Millions of years of Victorian marine and coastal environments

Victoria’s marine and coastal environments formed millions of years ago at the edge of the Gondwana supercontinent.

Isolated for around 65 million years, the high species richness and diversity of Australia’s southern coast is influenced by the resulting enclosed element as well as temperate, tropical and cold-water elements.

Scientists estimate humans have occupied Victoria’s south east for at least the past 30,000 years, with recent archaeology investigations suggesting 120,000 years ago for the site of Moyjil in Warrnambool, Victoria, and offers intriguing possibilities of much earlier occupation (Proceedings of the Royal Society of Victoria, 2018). The site contains remains of shellfish, crabs and fish in what may be a ‘midden’, but definitive proof of human occupation is lacking and investigations are ongoing (reference Australia Museum). The archaeology of sites in Victoria illustrates Traditional Owners’ cultural connection with the land.

Molten rock accumulated and formed around what is now the Mornington Peninsula and gradually a mountain range began to erode on a fringe of Gondwana which would eventually become Port Phillip Bay.

Victoria’s coastal geology is a broad representation of the rest of the state, hosting rocks from Cambrian (580 million years ago) to the earlier Quaternary dune systems and sedimentary lagoons (10,000 years ago).

The Victorian coastline has been influenced by tectonic activity and earth movements as well as sea level changes, faulting, uplift and subsidence. Coastal landforms evolved due to interactions between geological factors and coastal processes like ocean swell, storm surge, wind, current, changing sea levels and tidal activity.

Victoria’s coast continues to be influenced by relatively shallow waters of Bass Strait that drive the degree and direction of wave and storms.

Indigenous Australians occupied the land surrounding the bays, and survived on local food sources. Aboriginal peoples of the coastal and marine areas of Victoria (“Saltwater People”) identify today as Monero/Ngarigo, Bidwell, Yuin, Gunaikurnai, Boon Wurrung, Bunurong, Wurundjeri, Wathaurung/Wadawurrung, Eastern Maar and Gunditjmara.

Cultural, social and spiritual meaning of Sea Country to Aboriginal Victorians is demonstrated in historical and contemporary accounts of Aboriginal dreaming stories. Dating back thousands of years, these stories are vital to understanding the importance of the ecological and social contexts and informing the development of systems that facilitate the cultural application of Sea Country management and care in the contemporary Victorian land and seascape.

The Bunjil Dreaming Story (see animation) recalls a time when Port Phillip Bay was a dry basin, which was used for hunting local fauna.

Learn more about “Saltwater People” and Cultural Landscape Health and Management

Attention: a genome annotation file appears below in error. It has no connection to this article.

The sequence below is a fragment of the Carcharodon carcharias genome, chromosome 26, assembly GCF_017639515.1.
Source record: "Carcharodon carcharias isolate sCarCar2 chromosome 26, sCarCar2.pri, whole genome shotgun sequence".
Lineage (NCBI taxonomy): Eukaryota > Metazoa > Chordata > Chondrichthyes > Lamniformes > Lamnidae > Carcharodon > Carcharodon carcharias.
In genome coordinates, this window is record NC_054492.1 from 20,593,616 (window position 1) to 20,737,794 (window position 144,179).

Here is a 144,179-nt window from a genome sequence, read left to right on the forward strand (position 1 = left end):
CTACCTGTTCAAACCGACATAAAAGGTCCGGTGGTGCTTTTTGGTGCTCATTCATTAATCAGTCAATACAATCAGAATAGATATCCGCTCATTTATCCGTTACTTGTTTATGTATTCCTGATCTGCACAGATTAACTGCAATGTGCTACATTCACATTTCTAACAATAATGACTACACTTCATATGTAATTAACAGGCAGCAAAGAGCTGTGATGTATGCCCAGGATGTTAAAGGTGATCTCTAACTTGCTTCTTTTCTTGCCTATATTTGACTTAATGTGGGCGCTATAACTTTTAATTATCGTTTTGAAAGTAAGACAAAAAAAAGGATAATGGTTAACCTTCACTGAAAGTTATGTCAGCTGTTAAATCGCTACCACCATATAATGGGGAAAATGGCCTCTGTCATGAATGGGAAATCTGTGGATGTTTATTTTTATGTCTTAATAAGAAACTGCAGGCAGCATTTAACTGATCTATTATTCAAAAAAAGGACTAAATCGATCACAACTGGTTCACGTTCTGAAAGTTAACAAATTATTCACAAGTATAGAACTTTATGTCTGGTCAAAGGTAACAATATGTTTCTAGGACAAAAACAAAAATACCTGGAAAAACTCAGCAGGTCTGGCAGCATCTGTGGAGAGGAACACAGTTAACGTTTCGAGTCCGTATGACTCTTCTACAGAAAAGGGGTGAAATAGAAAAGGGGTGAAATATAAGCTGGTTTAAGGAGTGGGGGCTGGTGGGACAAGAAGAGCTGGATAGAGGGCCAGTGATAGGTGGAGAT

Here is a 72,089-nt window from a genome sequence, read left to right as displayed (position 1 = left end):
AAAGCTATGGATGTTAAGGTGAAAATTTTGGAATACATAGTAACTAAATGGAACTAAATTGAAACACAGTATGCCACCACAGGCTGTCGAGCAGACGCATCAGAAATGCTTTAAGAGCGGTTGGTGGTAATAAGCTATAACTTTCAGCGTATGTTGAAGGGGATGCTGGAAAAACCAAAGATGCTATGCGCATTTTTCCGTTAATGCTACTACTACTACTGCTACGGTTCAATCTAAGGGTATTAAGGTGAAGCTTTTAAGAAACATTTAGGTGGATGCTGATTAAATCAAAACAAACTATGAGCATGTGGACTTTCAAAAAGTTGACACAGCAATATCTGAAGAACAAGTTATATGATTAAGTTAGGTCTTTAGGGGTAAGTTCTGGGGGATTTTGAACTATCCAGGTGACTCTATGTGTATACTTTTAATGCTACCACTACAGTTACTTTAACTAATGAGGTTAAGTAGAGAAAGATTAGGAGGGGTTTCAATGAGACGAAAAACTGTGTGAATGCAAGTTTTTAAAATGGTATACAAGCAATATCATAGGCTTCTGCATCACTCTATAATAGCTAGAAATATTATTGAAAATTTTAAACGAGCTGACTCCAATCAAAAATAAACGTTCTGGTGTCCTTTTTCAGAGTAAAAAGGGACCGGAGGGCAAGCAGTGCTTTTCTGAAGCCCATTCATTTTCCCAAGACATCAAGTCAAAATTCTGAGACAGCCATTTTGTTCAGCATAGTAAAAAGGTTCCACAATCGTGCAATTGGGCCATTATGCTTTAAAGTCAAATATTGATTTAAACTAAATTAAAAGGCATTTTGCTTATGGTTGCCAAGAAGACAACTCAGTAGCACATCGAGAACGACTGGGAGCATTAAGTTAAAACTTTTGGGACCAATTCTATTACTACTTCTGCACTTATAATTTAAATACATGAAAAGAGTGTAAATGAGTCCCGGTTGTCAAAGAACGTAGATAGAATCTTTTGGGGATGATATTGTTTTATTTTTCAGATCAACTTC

History specific to Port Phillip Bay and Western Port

Climate change

Pleistocene epoch

Global climate transformed during the Pleistocene epoch, which started about 2.6 million years ago. Chilling temperatures and expansive glaciers have now come to be defined as the Ice Age. At the peak of this era, 30% of Earth’s surface was covered in ice and sea levels were approximately 120 m lower than today.

Holocene epoch

The Holocene epoch started approximately 11.5 thousand years ago and reaches to the present day. It is marked by the retreat of the glaciers in an ongoing thawing of the previous Ice Age. The period is defined by a climate which is recognisably warmer and like that of today.

Around south-eastern mainland Australia, scientists believe a high level of vegetation replaced the Pleistocene grasslands and herb-fields. Woody plants such as southern beeches began to spread, encouraged by rising precipitation, temperature and rainfall levels, which peaked between 7,000 and 4,000 years ago.

The last 10,000 years

Water filled both Port Phillip Bay and Western Port about 10,000 years ago due to ice sheets melting. Research has been conducted into the rise and fall of sea levels in the bay by using seismic and core dating of the basin’s surface.

Scientists know that the basin dried out during a time of between 2,800 and 1,000 years ago, presumably caused by a sand blockage at The Heads, coupled with high evaporation rates.

Prehistoric animals

Beaumaris Bay is world famous amongst palaeontologists because of its diversity of marine and terrestrial fossils and is home to Australia’s richest marine fossil site.

A list of fossils found around the bays include extinct marine mammals, molluscs, brachiopods, echinoderms, corals, crustaceans. Beaumaris Bay is the only place in Australia known to host a fossil belonging to Megascyliorhinus, an extinct shark.

In the Black Rock Sandstone at Beaumaris, a leg bone of a ‘thunder bird’ Dromornithidae dating as far back as 23 million years ago was found. Prior to the Pleistocene epoch when the bays were dry, the aquatic basins hosted marine mammal fossils dating back to the early Oligocene, which ended 23.8 million years ago.

Many marine animals that once inhabited the bays are now extinct. Grey nurse sharks were plentiful in the bay in the 19th Century, before being exploited by trophy hunters.

According to Parks Victoria, harlequin fish have not been spotted in Port Phillip Bay for over 100 years, though specimens exist of their time in the bay.

Links

Learn more about “Saltwater People” and Cultural Landscape Health and Management

Seagrass (Zostera nigricaulis)
Image credit - Julian Finn, Museums Victoria